Rates of diagnosis and treatment of perinatal depression are low in Latinas and African American women. In a Women's Health Issues commentary, Sandraluz Lara-Cinisomo and colleagues recommend steps to improve them.
Commentary calls for better diagnosis and treatment of perinatal depression in Latinas and African American women
WASHINGTON, DC (April 10, 2018) — In a new commentary in the journal Women’s Health Issues, authors call for more funding to improve diagnosis and treatment of perinatal depression in Latinas and African American women. “Increasing Diagnosis and Treatment of Perinatal Depression in Latinas and African American Women: Addressing Stigma Is Not Enough” notes that rates of diagnosis and treatment for depression during pregnancy and after childbirth are low in Latinas and African American women.
Women’s Health Issues is the official journal of the Jacobs Institute of Women’s Health, which is based in the Department of Health Policy and Management at Milken Institute School of Public Health (Milken Institute SPH) at the George Washington University.
Sandraluz Lara-Cinisomo, of the University of Illinois at Urbana-Champaign, and co-authors Crystal T. Clark and Jayme Wood explain that stigma around mental health can make it harder to diagnose and treat Latinas and African American women, but addressing this barrier alone is insufficient. They recommend that providers be prepared to ask about somatic symptoms (such as head and stomach pain) as well as mood symptoms, because disclosing somatic issues may be more culturally acceptable. Clinicians who have frequent contact and trusting relationships with patients, such as nurse practitioners, may be well positioned to educate women about perinatal depression, the authors advise, and these clinicians should provide accurate information about affordable and culturally appropriate treatment options for pregnant and postpartum women who screen positive for depression.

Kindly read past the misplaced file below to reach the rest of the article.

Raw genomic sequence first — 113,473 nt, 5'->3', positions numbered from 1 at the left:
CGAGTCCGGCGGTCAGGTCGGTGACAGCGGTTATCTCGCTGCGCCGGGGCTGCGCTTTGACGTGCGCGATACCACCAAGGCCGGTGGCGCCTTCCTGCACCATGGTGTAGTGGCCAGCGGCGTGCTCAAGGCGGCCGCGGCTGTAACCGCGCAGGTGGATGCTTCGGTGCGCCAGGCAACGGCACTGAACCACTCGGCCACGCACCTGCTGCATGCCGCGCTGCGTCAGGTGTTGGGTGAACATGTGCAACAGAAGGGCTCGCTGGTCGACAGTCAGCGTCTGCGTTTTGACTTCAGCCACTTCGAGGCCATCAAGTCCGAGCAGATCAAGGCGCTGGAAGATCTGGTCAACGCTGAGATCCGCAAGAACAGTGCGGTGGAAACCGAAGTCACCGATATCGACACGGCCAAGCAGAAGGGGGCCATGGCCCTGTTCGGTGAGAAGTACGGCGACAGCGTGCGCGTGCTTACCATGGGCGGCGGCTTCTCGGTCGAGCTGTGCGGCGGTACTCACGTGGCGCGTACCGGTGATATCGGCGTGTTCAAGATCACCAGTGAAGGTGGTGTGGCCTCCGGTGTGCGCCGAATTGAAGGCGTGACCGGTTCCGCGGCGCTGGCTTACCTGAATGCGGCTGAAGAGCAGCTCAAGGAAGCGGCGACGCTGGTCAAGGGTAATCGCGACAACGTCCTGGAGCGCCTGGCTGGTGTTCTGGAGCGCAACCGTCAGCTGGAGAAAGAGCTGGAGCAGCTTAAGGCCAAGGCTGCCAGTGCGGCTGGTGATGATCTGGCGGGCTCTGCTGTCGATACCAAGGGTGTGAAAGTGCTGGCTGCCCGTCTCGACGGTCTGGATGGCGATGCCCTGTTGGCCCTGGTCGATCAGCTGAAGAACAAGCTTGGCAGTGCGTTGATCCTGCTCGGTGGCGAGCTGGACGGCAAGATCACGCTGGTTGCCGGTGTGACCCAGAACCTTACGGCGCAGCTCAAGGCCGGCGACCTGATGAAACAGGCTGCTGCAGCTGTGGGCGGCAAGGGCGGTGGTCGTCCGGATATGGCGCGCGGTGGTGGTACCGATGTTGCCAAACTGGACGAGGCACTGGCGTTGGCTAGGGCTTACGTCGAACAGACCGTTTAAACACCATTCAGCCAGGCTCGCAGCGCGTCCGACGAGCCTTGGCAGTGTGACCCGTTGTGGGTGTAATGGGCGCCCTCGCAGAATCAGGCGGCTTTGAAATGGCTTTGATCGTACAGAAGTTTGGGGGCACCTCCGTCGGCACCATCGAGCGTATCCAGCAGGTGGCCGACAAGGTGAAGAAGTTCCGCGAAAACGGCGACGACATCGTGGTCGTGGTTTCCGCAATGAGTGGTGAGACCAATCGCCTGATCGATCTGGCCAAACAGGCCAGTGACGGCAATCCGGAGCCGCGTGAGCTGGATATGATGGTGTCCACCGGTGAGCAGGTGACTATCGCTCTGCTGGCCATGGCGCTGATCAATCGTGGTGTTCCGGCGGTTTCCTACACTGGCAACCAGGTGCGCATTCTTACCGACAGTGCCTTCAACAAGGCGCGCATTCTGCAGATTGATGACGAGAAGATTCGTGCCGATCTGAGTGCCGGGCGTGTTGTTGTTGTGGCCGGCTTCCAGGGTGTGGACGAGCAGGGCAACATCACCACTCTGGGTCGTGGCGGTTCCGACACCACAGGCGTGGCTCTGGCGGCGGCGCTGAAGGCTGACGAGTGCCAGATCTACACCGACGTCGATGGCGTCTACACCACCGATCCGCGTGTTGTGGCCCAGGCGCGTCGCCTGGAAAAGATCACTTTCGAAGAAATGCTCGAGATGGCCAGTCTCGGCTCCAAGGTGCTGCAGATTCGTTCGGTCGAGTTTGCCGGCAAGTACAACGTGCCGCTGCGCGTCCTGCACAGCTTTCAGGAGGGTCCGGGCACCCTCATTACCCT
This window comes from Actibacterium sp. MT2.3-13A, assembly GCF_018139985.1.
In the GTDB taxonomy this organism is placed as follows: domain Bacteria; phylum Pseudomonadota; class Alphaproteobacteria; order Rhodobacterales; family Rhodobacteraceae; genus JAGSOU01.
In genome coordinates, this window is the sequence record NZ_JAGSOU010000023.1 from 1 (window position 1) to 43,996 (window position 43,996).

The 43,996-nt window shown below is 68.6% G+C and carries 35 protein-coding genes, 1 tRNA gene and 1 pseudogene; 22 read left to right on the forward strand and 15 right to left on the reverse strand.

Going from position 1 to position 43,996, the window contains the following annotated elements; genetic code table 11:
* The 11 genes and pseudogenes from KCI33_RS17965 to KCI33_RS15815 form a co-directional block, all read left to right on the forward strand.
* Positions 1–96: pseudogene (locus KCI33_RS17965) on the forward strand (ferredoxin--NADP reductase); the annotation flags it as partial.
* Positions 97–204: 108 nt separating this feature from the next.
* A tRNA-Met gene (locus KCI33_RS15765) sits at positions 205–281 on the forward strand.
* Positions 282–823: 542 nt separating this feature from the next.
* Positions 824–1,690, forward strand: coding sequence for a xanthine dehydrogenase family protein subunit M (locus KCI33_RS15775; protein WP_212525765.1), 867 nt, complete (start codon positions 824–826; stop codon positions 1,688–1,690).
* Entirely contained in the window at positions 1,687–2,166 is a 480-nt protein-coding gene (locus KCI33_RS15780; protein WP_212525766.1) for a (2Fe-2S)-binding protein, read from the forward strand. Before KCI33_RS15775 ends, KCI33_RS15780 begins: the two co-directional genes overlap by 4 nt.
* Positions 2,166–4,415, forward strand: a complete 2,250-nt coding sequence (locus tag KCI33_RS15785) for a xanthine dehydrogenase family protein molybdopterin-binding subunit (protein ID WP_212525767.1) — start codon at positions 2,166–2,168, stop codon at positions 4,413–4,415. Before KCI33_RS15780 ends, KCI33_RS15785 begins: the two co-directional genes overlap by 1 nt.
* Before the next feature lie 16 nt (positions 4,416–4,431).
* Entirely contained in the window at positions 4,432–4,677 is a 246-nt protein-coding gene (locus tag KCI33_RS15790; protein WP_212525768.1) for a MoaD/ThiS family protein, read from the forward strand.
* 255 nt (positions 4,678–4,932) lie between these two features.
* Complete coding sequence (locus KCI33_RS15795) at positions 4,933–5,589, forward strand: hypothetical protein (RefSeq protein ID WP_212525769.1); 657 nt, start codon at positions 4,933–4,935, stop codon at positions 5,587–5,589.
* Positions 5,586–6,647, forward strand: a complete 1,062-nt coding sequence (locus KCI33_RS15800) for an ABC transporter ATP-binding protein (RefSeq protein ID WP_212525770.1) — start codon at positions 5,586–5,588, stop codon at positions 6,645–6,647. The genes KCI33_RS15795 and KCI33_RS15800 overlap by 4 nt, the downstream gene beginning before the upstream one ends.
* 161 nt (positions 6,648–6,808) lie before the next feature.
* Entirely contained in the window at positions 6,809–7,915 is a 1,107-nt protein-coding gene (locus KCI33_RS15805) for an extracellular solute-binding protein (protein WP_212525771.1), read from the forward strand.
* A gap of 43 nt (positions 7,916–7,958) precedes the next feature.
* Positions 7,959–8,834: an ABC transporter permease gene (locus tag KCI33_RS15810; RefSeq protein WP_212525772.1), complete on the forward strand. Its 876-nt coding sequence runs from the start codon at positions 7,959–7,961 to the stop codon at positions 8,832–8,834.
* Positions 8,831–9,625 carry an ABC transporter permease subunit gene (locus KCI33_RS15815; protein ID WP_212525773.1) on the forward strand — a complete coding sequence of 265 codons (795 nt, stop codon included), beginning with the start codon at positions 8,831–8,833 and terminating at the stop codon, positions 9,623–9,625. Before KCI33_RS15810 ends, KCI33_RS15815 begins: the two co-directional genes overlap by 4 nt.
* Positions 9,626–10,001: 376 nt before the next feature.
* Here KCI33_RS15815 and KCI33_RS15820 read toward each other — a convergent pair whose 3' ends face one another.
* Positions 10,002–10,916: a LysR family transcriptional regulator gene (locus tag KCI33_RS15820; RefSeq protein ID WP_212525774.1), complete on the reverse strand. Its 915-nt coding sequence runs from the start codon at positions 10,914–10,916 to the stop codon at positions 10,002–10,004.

To improve diagnosis and treatment of perinatal depression in Latinas and African American women, the authors urge policymakers to direct funds toward educating and training providers; addressing shortages of providers in underserved areas; and developing and evaluating culturally and linguistically appropriate resources. Other policies can also influence women’s willingness to disclose symptoms: Lara-Cinisomo told the University of Illinois at Urbana-Champaign’s News Bureau that some recent policy steps – such as a new Illinois law that makes untreated postpartum depression a mitigating factor if it’s found to be related to a woman’s involvement with a life-threatening event involving her child – are welcome, but that some states make it legally risky for women to report perinatal depression symptoms.
“Investing in pregnant and parenting women’s mental health can help women and their families,” said Women’s Health Issues Editor-in-Chief Amita Vyas, who directs the maternal and child health program at the Milken Institute SPH Department of Prevention and Community Health. “This commentary makes important recommendations about specific areas where additional funding can help reduce disparities in diagnosis and treatment of perinatal depression, which can improve outcomes for Latinas and African American women.”
“Increasing Diagnosis and Treatment of Perinatal Depression in Latinas and African American Women: Addressing Stigma Is Not Enough” has been published online as an article in press and will appear in the May/June issue of Women’s Health Issues.